Greenhouse operator busy preparing for the season ahead
Spring in the air at Earl’s Greenhouse.
Earl MacPherson has his own piece of heaven right here on earth.
It happens to be his place of work and some day’s temperatures can reach 26 C, but you won’t hear him complaining.
MacPherson has operated Earl’s Greenhouse since 1973, after he bought the business from the Munn Brothers right out of high school.
“This time of the year when the sun is getting stronger, I don’t have to take vitamin D. When I’m working in the greenhouse I get lots of sun.”
He doesn’t usually bring his workers back to the job until later in the spring, and by that time, the seedlings and transplants are well on their way.
During the busy season he employs upwards of eight people, depending on the demand.
“When you find a job that you just love to be at, that’s your life. If it’s an effort for you to go to work every day, it’s not a very good job. Really at the very least, it’s not the job for you.”
MacPherson said over the years he’s had his fair share of ups and downs.
“Life hasn’t always been smooth but then again nothing is perfect. I do look forward to when the workers are here, there’s a great atmosphere and the customers love to stay and chat.”
MacPherson feels fortunate to have a few friends who like to spend time at the greenhouse.
“That’s a big help when you have people who enjoy being busy and don’t mind giving you a hand because it is labour intensive work and can be challenging at times. Right now the bulk of the work is getting things growing and I’ve pretty much got that covered.”
Because they take a longer time to grow than most other plants, MacPherson plants his peppers in late January and early February. He also has trays of pansies in various stages of growth.
“I’ve always loved pansies and who wouldn’t. When they are in bloom it’s like looking at a sea of smiling faces.”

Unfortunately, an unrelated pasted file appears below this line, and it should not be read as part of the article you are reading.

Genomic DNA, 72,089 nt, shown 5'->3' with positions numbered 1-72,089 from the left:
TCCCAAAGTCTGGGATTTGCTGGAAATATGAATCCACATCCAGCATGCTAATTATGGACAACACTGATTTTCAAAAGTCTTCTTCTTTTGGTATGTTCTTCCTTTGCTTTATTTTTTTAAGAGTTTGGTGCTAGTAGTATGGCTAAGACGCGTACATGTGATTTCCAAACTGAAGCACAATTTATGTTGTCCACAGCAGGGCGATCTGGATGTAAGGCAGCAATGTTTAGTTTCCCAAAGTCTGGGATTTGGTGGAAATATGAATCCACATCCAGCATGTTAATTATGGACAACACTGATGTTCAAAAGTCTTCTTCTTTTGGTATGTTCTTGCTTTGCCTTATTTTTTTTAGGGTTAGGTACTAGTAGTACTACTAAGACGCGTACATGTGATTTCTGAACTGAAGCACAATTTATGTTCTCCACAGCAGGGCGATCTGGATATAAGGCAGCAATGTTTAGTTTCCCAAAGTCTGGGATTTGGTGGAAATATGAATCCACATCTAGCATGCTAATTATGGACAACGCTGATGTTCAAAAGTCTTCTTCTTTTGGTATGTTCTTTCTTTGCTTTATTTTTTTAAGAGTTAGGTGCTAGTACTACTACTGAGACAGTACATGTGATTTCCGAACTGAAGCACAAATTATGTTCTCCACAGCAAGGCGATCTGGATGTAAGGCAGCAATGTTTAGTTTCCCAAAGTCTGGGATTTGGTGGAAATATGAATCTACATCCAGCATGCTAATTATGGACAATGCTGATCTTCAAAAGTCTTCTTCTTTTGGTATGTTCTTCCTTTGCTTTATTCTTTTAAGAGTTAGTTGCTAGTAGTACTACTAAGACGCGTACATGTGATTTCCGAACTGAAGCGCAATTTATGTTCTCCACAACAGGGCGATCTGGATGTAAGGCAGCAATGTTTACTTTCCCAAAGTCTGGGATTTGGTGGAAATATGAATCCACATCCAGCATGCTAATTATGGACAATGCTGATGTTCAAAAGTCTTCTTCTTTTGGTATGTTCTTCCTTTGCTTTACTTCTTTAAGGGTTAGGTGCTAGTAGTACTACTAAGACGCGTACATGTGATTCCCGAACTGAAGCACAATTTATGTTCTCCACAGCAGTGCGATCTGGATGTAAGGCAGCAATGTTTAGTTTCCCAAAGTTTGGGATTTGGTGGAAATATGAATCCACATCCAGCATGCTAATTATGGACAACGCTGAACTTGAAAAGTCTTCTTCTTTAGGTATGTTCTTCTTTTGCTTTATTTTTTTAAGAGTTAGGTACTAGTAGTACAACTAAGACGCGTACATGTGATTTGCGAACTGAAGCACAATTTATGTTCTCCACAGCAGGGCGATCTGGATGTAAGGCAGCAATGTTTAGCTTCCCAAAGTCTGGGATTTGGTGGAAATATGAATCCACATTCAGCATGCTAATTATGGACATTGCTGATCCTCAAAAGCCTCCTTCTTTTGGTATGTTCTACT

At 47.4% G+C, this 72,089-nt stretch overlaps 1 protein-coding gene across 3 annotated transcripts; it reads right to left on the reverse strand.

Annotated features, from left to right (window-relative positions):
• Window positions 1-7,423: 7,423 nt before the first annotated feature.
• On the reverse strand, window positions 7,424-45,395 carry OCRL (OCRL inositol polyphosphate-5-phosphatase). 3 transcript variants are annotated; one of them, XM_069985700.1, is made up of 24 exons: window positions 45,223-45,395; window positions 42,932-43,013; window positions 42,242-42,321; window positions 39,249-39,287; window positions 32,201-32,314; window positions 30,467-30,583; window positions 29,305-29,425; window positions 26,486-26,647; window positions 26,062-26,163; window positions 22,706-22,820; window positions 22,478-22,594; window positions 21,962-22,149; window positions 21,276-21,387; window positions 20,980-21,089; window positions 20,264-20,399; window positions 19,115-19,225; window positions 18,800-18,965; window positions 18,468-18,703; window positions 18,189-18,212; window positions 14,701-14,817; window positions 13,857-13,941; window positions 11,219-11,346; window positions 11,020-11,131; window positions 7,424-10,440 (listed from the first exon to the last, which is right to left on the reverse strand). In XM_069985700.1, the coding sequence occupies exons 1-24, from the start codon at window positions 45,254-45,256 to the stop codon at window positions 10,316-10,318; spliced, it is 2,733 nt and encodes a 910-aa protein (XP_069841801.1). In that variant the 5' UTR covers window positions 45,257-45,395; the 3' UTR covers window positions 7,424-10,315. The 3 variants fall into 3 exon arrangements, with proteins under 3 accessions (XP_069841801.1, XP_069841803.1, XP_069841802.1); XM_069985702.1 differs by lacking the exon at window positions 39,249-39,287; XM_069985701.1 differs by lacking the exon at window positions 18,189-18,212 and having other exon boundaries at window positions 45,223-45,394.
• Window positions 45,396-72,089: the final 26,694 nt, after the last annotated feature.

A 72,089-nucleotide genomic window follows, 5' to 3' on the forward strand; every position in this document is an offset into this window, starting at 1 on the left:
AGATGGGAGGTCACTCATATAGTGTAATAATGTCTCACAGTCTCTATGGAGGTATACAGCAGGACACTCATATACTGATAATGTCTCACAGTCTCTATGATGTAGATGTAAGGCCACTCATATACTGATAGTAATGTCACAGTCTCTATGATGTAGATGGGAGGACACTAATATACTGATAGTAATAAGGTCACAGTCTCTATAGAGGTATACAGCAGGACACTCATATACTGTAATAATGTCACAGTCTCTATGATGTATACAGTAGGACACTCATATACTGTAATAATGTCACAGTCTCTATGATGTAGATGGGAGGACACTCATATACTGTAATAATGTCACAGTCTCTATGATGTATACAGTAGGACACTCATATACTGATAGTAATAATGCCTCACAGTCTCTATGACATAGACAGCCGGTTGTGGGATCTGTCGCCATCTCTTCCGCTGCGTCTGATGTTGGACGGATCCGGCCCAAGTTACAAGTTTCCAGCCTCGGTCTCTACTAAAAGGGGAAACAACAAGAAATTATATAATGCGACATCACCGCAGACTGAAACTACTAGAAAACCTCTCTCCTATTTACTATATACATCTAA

Each year MacPherson said he sees more and more people moving toward container gardening.
“It seems like people don’t have time anymore to get out in the garden and plant. Most people have decks on their houses and that’s where they spend their time,” he said. “There are still folks who have flower beds and vegetable gardens, but that trend is on the decline as more demands are put on people.”
When MacPherson started working in the greenhouse over four decades ago, it was all glass.
“Around 1973 as oil started increasing in price, operators went more for a tunnel-style structure, bending pipe into arches and using layers of plastic. Now we have poly glass or polycarbonate sheeting which saves a lot of work because plastic tends to tear.”
He expects to have his retail shop open by late May or early June, adding that most planting shouldn’t be done until about mid-June when the threat of frost is over.
MacPherson grows a wide variety of flowers including mums and geraniums and vegetable transplants — everything from beets, leeks and varieties of peppers to cauliflowers, tomatoes, beans and the squash family.
“I like to watch the plants grow and I guess I get to show off my creative side when it comes to making baskets and creating combos. I also try and keep up on new varieties as they come out.”
Year after year he finds that the million bells baskets are popular, as are the pansies and marigolds.
“Something I am looking at is automated watering systems. It is getting more time consuming to do a lot of the watering and it’s something that has to be constantly monitored. Even with an automated system, you would still have to hand water some plants.”
Earl MacPherson waters trays of mixed seedlings Monday at his greenhouse operation on Seaview Drive in North Sydney.
Seen here is a million bells hanging basket at Earl’s Greenhouse in North Sydney. It is left over from last season that will be used for reproduction.
A favourite at Earl’s Greenhouse every year without fail is pansies that bloom in a wide variety of bright colours.